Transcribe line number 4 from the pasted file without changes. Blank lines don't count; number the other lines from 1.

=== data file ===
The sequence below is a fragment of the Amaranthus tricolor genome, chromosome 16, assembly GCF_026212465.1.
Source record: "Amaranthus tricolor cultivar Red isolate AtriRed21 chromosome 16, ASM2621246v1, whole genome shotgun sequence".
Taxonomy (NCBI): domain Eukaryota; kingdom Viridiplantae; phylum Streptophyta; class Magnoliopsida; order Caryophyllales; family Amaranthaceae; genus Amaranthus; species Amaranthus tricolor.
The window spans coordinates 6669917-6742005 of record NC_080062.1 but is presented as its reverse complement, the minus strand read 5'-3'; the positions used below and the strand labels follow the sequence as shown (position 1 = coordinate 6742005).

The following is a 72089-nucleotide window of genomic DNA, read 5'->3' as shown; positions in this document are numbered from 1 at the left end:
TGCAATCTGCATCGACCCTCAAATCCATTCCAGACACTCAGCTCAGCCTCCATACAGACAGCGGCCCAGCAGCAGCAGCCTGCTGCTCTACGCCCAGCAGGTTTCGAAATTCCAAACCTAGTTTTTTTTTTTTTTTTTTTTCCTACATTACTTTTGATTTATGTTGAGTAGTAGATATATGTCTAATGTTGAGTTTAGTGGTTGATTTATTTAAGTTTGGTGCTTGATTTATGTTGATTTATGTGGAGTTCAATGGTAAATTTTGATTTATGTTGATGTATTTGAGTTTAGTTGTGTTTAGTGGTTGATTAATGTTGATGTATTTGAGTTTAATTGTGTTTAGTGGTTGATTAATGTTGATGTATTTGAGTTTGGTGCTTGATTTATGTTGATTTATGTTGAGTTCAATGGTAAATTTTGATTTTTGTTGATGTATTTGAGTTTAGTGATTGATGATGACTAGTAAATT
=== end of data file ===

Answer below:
The window spans coordinates 6669917-6742005 of record NC_080062.1 but is presented as its reverse complement, the minus strand read 5'-3'; the positions used below and the strand labels follow the sequence as shown (position 1 = coordinate 6742005).